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The voice of Bantam Progressivism.

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What is The City Gent Magazine?

In re-writing this opening page I must now look back almost 30 years to the early part of the 1984/85 season when The City Gent was amongst a handful of football fanzines that appeared on the terraces of mainly lower league club grounds. The City Gent was very much a part of the revival spirit at Bradford City that could be traced to the dark days of the summer of 1983 when the club went into receivership and supporters raised money to help save the football club.  John Dewhirst’s phrase 'Bantam Progressivism' just about summed it the feeling about how the fans felt about the club once liquidation was averted. Through necessity a young team (with a few experienced ‘old heads’) emerged. Players such as Stuart McCall, John Hendrie, Peter Jackson and Greg Abbott to mention just four up gave Bradford City fans hope for the future and the 1984/85 division three championship winning season was a truly remarkable one. But it also was a season of triumph and tragedy following the events on Saturday May 11th 1985 at Valley Parade when fire engulfed the Main Stand and 56 football fans from both Bradford and Lincoln lost their lives.

The very early issues of The City Gent containing 16 pages of the best drivel available for the princely sum of 20 pence soon grew into 100 pages for 100 pence and before long The City Gent was gaining a nationwide following and won national fanzine awards. The City Gent was at the cutting edge, if that’s what you could call it, of the fanzine movement being one of the very first half dozen or so titles that were furtively sold on the terraces of football league clubs up and down the land. Those other early titles such as Terrace Talk (York City) Leyton Orienteer (Leyton Orient) The Oatcake (Stoke City) have long since ceased publication, but The City Gent soldiers on, by popular will of those on the Kop, the Main Stand, the Midland Road, the Bradford End and the many exiled Bradford City fans around the UK and the rest of the world. The City Gent can rightfully lay claim to be the longest running football fanzine in the country.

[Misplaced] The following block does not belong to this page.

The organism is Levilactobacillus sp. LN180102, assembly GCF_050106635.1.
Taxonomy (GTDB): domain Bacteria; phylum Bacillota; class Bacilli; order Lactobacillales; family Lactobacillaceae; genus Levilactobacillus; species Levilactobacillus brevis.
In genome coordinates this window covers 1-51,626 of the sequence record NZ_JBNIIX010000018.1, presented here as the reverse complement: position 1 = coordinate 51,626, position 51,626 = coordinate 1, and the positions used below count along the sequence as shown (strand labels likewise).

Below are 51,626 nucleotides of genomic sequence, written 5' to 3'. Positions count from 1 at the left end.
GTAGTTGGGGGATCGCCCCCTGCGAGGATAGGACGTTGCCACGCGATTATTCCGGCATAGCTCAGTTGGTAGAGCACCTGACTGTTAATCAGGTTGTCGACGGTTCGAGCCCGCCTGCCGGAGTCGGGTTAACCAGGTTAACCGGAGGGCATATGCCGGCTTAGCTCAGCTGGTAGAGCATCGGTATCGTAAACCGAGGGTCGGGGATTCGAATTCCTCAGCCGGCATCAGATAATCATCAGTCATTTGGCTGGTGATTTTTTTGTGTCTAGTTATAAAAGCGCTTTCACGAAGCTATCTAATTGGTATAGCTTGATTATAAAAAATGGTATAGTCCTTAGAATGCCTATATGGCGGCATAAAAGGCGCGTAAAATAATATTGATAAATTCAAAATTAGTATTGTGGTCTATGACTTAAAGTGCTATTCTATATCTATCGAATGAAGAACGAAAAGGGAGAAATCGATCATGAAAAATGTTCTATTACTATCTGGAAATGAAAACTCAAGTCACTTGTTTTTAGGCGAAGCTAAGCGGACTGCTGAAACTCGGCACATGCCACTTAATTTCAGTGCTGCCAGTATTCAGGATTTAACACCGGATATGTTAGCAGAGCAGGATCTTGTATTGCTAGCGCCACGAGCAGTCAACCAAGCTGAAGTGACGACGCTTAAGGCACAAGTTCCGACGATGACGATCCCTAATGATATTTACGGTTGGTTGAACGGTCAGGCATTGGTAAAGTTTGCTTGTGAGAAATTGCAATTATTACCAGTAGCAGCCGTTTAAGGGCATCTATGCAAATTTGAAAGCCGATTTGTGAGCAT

In the early days The City Gent provided news and comment about City at a time when there were few other options. The original significance of The City Gent was the spirit of positive thinking about how the club could be rebuilt in the mid to late eighties. Without a doubt Bradford City - and indeed Bradford - needs a repeat of that sort of thinking now. Current editor Mike Harrison fervently hopes that the original spirit of The City Gent lives on in the current issues which appear 7 to 8 times a season. He hopes that there still is a balance of hard hitting comment, irreverent drivel, nostalgia and humour within The City Gent. Content is purely driven by what is sent in for publication. If a Bradford City fan has something to say, then The City Gent is a place where Bradford City fans know it’ll be published. 

Dave Robinson cartoon which celebrated The City Gent's 25th birthday issue in 2009
 

 
Back issues of The City Gent offer a unique insight into the life of a club that has been eventful to say the least; especially it would seem in the past 27 years. Sixteen managers have come and gone within the lifetime of The City Gent and we’ve seen the Bantams rise to the dizzy heights of The Premier League and the adventure of playing in Europe in the Inter Toto cup, followed by the tumbling down the leagues into league two where the club currently resides.

The City Gent originally represented an imaginative response by Bradford City supporters to help rebuild their club and sense of community in the mid 1980s. Now 27 years on, the mass media world of the internet and instantly available news have undoubtedly been the death knell of many a publication. But the fact remains that for many fans of Bradford City The City Gent is still a must buy purchase when attending a game at Valley Parade. Its longevity is testament not only of the various editors and contributors who have served the fanzine so well down the years, but also the Bradford City fans that look forward to each and every new issue going out on sale.

All that can be said is long may The City Gent continue and Long Live Bantam Progressivism!!!!

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